9 Things to Know If You Aren't Hiring a Wedding Planner – Brides.com
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Wedding planners are pros at designing and executing a couple’s perfect wedding day vision, but if your wedding is less over-the-top and more go-with-the-flow, you could get by without hiring a wedding planner at all.
For couples on a tight budget planning a simple ceremony and reception, hiring a wedding planner may not be the best use of your funds (or the planner’s skillset). The wedding planning process is only as complicated as you make it, and plenty of couples have memorable, beautiful weddings without the help of a wedding planner.
“Not every couple needs or wants a wedding planner,” says Jamie Chang, wedding planner at Mango Muse Events. “If you’re working with a tiny budget, those dollars really have to be allocated efficiently. And in most cases, spending a big portion of your small budget on your wedding planner just doesn’t make sense.”
Meet the Expert
Jamie Chang is the owner and destination wedding planner at Mango Muse Events, a wedding planning and design firm based in the San Francisco Bay Area that orchestrates uniquely personalized destination weddings both near and far. She has spent the last 10 years helping couples design their weddings all over the world.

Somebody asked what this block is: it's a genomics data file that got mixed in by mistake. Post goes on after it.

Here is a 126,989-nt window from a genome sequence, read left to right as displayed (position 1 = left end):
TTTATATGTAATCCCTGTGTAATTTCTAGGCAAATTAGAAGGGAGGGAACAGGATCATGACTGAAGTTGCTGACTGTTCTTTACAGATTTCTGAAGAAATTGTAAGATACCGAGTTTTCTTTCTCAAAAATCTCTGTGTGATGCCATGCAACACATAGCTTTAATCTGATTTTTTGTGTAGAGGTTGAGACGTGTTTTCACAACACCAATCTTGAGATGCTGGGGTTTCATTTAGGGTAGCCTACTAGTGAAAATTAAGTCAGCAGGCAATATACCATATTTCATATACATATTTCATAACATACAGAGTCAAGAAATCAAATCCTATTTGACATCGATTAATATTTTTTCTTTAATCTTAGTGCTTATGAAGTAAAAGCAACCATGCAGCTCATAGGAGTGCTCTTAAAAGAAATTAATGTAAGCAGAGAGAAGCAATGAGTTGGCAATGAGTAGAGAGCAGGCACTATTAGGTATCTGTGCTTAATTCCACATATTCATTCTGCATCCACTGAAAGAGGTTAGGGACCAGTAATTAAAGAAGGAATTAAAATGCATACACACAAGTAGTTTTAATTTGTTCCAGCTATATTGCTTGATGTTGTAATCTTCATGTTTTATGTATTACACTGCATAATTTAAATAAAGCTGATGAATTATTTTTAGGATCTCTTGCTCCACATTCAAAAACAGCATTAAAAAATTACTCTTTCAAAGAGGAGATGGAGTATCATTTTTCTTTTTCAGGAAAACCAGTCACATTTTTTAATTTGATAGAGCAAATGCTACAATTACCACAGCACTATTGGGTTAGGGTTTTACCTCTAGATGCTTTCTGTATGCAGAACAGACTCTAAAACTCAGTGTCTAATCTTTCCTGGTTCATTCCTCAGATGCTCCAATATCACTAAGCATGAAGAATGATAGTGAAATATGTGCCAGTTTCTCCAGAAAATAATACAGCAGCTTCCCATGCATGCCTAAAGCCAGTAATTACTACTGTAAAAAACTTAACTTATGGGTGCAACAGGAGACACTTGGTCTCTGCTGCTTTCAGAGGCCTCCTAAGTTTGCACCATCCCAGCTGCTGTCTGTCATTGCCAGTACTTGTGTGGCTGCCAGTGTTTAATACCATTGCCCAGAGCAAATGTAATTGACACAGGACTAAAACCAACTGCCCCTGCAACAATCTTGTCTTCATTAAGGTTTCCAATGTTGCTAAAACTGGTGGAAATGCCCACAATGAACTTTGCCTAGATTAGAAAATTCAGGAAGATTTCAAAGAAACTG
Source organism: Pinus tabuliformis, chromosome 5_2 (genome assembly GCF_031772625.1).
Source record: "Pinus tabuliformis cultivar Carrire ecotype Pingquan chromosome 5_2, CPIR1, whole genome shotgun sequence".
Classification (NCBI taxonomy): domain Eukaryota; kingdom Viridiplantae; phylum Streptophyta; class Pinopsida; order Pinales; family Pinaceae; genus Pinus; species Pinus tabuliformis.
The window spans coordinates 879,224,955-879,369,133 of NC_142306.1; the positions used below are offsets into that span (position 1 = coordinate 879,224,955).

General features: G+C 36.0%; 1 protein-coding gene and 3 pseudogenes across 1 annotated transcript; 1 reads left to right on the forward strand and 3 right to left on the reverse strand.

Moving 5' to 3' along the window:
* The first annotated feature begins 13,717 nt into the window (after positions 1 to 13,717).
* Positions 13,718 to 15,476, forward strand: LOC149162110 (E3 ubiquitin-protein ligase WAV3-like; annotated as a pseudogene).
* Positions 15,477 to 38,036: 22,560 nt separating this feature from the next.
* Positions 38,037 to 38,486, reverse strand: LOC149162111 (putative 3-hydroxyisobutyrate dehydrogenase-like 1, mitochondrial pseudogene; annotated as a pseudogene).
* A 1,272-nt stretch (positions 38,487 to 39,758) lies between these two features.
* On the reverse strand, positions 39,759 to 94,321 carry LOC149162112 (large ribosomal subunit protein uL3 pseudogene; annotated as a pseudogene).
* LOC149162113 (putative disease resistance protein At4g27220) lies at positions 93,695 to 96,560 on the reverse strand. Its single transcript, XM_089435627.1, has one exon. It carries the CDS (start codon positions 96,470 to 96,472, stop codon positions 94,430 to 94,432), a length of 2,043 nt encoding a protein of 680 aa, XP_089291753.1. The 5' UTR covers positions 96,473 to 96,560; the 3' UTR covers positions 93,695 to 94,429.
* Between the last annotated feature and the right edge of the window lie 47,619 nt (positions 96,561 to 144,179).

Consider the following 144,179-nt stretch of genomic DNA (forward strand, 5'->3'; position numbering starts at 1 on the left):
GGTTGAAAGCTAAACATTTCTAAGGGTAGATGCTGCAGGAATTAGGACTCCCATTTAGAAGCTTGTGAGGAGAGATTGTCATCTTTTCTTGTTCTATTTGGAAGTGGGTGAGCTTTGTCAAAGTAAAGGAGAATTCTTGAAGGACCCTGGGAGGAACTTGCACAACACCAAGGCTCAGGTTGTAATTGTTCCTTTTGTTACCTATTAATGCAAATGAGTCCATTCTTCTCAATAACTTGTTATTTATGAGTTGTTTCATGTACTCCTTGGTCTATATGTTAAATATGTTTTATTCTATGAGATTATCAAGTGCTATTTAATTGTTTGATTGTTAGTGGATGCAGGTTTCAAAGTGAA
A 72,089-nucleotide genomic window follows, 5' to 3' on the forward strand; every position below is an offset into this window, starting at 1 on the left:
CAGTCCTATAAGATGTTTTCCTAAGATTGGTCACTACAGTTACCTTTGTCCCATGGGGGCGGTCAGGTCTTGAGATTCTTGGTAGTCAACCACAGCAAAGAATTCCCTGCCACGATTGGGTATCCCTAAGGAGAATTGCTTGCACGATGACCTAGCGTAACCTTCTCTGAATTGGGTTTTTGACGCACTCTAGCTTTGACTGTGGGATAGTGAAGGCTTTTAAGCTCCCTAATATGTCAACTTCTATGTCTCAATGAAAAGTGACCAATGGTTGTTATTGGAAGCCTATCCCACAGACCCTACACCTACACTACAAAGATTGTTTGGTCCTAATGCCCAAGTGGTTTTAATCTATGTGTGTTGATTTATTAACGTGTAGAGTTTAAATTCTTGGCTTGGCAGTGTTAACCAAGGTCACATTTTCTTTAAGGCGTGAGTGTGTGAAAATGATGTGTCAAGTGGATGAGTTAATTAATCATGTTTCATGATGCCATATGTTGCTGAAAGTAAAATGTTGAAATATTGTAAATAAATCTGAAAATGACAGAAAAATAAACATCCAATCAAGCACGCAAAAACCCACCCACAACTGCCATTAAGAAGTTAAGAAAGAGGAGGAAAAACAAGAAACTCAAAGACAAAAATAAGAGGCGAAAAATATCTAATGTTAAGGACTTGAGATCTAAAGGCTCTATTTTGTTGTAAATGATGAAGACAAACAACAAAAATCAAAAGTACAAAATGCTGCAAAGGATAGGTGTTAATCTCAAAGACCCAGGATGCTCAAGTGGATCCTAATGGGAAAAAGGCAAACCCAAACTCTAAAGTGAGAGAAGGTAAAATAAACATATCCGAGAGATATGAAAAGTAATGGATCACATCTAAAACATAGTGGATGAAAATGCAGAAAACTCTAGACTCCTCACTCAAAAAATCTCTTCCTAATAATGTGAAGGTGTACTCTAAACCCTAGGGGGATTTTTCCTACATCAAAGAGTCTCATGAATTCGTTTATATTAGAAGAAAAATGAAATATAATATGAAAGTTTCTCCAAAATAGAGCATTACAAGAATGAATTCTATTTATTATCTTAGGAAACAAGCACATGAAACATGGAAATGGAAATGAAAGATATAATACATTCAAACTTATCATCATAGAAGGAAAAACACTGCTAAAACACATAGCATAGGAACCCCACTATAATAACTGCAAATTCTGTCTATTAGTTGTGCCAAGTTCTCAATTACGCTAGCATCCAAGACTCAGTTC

If you’re not planning on hiring a wedding planner, here are a few things you should keep in mind to ensure your wedding runs smoothly.
“You’ll be getting a lot of emails with or without a planner either way, but they will multiply exponentially when you’re planning a wedding on your own,” says Chang. “Being organized in your email will really help you when you’re in the thick of things.” Organization is key to making sure nothing falls through the cracks. Keep a master list of tasks to get done throughout the planning process, contact information, and add dates and deadlines to your calendar. Many couples find that creating a separate email address for all wedding-related communications helps them keep the planning emails separate from work and personal emails, which can pile up quickly.
Wedding planners have deep networks of vendors they can reach out to for a last-minute event. If you’re not hiring a wedding planner for your big day, you’re better off getting on your vendor’s schedule well ahead of your wedding day. Booking early will help ensure you get the vendors you want and reduce stress in the months and weeks leading up to your wedding once you know your vendors are locked in.
Wedding planning is a job, and if you’re not going to pay for it in money, you’ll most certainly be paying in time. “You don’t want wedding planning to take over your life, but simultaneously you need to get stuff done,” says Chang. “Dedicate an hour or two a day and/or a chunk of time on the weekend to wedding stuff. That way, you’re still moving forward, but it won’t consume your life.”